- Old Church Slavonic (and similarly in modern Polish) has nasal vowels ę=ѧ=[eⁿ] and ǫ=ѫ=[oⁿ] plus their jotized versions. In accordance with the evolution of most Slavic languages, we do not use nasals. There is simple application rule in order to nasal replacement: ę=ѧ → e and ǫ=ѫ → u.
(e.g. język → jezyk = language, bǫdǫ → budu = I will be)
- However, Neoslavonic is an artificial language and therefore allows different kinds of pronunciation. It will not be a big mistake, for example, if Russians or anybody else will pronounce e and i softly.
soft pronunciation of consonants versus simplicity
Eastern (partly also western) Slavic languages are known for their softness and jotization. However this soft pronunciation can be a problem especially for southern Slavs and many non-Slavic people. Therefore, the Neoslavonic phonology design principle keeps following simplistic principle:
- Soft consonants should continue by a consecutive vowel in order to facilitate easier pronunciation.
(e.g. nedielja = Sunday, ponedieljek = Monday, burja = storm, večerja = evening meal)
- If a word terminates with a consonant without any consecutive vowel, we prefer to write and pronounce this word hardly.
(e.g. kost = a bone, radost = joy, učitel = a teacher)
Of course, we acknowledge that the soft pronunciation (e.g. Eastern-Slavic accent) is also acceptable. These words have the same level of understandability regardless of whether they are written and pronounced softly or hardly.
(e.g. kost [kɔst / kɔsc] = a bone; učitel [ʊtʃitɛl / ʊtʃitɛʎ] = a teacher; on jest [ɔn jɛst / ɔn jɛsc] = he is)
- Only in specific instances, if hardening could lead to loss of clarity or could create a wrong homonym with another word, we need to keep soft pronunciation and write soft consonants.
(e.g. konj = a horse ⟷ kon = ending, termination; miedj = cooper ⟷ med = honey)
palatalization and euphony
Slavic languages are known by the consonant softening in some situations of word derivation, declension or conjugation. This process is called palatalization. Neoslavonic it has also included, but in a very limited way of only three regular rules related with the soft consonants č, š, ž as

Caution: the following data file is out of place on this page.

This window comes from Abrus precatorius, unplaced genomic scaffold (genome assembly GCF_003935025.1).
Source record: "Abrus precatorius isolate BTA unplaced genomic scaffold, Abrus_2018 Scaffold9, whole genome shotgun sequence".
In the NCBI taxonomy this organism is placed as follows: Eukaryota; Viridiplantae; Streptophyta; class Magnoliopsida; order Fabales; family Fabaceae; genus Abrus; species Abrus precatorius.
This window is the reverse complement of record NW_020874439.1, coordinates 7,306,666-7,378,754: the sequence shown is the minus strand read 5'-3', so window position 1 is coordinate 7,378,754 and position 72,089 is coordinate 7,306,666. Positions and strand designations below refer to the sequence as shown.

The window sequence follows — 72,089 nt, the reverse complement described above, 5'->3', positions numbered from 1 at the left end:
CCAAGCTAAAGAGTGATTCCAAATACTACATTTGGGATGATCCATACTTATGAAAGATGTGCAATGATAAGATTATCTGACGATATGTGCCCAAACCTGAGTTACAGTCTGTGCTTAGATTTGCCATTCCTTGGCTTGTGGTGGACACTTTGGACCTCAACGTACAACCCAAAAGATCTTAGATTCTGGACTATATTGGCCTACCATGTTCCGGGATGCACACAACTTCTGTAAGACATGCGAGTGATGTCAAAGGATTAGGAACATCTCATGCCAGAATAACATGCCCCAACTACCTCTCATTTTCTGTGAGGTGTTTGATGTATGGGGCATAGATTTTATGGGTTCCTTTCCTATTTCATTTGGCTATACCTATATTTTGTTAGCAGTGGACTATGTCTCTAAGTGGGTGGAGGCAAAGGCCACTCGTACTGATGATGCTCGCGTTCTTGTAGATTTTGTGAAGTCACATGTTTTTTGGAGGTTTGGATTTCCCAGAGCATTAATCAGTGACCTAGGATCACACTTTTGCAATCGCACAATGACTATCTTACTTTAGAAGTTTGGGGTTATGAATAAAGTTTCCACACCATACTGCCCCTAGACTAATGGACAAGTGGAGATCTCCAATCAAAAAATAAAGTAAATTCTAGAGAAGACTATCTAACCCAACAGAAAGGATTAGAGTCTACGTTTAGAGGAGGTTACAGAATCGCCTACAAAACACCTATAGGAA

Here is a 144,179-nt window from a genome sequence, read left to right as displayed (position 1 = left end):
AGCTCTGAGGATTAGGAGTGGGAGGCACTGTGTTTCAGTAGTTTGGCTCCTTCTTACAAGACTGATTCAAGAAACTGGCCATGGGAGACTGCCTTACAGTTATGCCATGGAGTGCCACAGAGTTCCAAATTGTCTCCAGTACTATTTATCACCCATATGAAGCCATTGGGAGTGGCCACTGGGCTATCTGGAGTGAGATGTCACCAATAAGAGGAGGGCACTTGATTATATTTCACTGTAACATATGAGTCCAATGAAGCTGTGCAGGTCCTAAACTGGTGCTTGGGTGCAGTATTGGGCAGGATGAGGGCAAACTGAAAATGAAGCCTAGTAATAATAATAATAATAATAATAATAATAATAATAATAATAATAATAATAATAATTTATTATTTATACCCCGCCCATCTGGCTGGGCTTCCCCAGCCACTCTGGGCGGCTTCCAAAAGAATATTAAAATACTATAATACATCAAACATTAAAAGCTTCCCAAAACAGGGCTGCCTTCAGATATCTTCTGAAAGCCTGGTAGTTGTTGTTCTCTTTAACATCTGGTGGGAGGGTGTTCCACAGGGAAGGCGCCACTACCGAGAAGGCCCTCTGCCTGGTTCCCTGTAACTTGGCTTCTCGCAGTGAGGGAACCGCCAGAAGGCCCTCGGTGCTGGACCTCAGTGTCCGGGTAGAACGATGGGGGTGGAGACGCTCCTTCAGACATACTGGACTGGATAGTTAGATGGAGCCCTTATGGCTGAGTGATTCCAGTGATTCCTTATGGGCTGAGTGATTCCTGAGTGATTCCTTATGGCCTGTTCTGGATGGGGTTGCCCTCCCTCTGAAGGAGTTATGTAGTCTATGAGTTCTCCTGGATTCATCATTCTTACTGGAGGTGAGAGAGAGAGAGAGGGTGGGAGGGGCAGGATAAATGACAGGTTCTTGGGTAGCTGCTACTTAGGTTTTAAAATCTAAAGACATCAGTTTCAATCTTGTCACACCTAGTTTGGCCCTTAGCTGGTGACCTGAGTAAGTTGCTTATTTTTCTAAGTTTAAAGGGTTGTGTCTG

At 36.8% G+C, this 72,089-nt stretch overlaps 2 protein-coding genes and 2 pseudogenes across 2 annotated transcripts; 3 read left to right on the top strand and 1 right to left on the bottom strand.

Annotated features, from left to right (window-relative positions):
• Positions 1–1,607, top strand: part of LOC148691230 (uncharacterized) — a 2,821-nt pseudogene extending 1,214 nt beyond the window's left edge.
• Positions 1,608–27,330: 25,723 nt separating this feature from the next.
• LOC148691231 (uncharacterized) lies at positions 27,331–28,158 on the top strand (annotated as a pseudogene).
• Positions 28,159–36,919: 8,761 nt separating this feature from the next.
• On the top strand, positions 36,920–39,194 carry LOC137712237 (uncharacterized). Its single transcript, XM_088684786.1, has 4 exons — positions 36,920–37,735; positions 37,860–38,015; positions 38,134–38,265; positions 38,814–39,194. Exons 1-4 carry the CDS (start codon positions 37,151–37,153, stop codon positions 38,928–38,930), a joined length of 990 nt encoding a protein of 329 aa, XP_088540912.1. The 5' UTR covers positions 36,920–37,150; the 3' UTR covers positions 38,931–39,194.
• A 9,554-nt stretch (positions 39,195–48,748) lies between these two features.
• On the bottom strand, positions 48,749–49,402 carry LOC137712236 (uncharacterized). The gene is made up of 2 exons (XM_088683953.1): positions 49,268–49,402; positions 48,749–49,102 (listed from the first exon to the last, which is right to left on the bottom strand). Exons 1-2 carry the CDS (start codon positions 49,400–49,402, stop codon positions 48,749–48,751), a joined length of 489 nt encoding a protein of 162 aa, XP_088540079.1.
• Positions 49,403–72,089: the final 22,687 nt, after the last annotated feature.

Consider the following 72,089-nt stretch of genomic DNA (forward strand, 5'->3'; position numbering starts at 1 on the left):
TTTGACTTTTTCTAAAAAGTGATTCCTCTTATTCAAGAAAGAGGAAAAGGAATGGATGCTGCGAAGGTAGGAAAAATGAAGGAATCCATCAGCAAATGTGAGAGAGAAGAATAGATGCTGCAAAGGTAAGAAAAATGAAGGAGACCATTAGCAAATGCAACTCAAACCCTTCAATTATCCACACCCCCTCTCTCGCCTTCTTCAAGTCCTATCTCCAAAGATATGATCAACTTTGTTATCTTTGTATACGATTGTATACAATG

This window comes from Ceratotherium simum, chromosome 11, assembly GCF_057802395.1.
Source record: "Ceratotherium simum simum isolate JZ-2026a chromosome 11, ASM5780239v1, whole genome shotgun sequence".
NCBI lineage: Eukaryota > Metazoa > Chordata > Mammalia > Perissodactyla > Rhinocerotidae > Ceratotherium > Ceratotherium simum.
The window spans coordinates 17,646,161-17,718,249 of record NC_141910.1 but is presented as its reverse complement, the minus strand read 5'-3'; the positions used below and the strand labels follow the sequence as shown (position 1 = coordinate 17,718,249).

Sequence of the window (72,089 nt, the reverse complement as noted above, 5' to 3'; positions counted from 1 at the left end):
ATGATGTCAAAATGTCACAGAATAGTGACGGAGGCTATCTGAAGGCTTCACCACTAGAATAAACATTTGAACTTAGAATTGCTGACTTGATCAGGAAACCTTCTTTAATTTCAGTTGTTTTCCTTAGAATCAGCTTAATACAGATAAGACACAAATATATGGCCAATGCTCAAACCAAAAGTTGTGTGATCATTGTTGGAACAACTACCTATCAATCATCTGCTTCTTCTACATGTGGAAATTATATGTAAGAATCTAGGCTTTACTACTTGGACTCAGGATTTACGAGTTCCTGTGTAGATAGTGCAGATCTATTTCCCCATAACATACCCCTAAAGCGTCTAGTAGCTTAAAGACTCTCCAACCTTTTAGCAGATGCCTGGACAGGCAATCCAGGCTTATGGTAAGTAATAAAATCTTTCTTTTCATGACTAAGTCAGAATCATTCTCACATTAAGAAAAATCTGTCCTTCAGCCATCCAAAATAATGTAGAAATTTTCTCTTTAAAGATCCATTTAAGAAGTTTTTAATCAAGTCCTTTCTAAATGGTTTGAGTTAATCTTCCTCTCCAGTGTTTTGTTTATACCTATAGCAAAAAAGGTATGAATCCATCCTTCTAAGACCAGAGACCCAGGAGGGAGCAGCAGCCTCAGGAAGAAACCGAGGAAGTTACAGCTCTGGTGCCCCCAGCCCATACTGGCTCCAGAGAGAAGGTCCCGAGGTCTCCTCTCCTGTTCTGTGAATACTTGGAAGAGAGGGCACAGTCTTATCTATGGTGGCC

Example: človiek (a man N), človieče! (man! V); prah (a dust, noun), prašny (dust, adj.)
In order to sound almost like an ordinary natural Slavic language, we need to improve some artificially generated sound combinations caused by application of some grammatical endings. There are only three euphony rules related with the same soft consonants č, š, ž as
- cju→ču, cie→če,
- sju→šu, sie→še,
- zju→žu, zie→že.
(to please, inf.
(I please), prosienije→prošenije
(pleasing, verbal noun
Please remember that for this euphony reason the characters ie and ju are newer written and pronounced after c, s, z, č, š, ž.
The only possible way is to put ce
instead of them.
(You can hear these words in attached file example-1.wav
[xljɛb] a bread
[aʊtɔ] a car, an automobile
[sɜ̆lncɛ] a sun
[tʃlɔvjɛk] a man (human being)
[mʊʒ] a man (masculine)
[ʒɛna] a woman
[ɟɛtkɔ] a child
[imajʊ] I have
[imajɛʃ] you have
[imajɛmɛ] we have
[vɛliki] big (sg. m. adj.
[mali] small (sg. m. adj.
[dɔma] at home (adv.
[jɛdin] one (m.
[dva] two (m.
(You can hear these words in attached file example-2.wav
Vsi ljudi rodjut se svobodni i rovni v svojem dostojenstviji i pravah.
[vsi ʎʊdi rɔɟʊt sɛ svɔbɔdni i rɔvni v svɔjɛm dɔstɔjɛnstviji i pravax]
All human beings are born free and equal in dignity and rights.
Oni sut obdarieni razumom i sviestju,
[ɔni sʊt ɔbdarjɛni razʊmɔm i svjɛscʊ]
They are endowed with reason and conscience,
i treba jim jest postupati drug s drugom v duhu bratstva.
[i trɛba jim jɛst pɔstʊpati drʊg s drʊgɔm v dʊxʊ bratstva]
and should act towards one another in a spirit of brotherhood.
(article 1. of preamble of the universal declaration of human rights by the United Nations)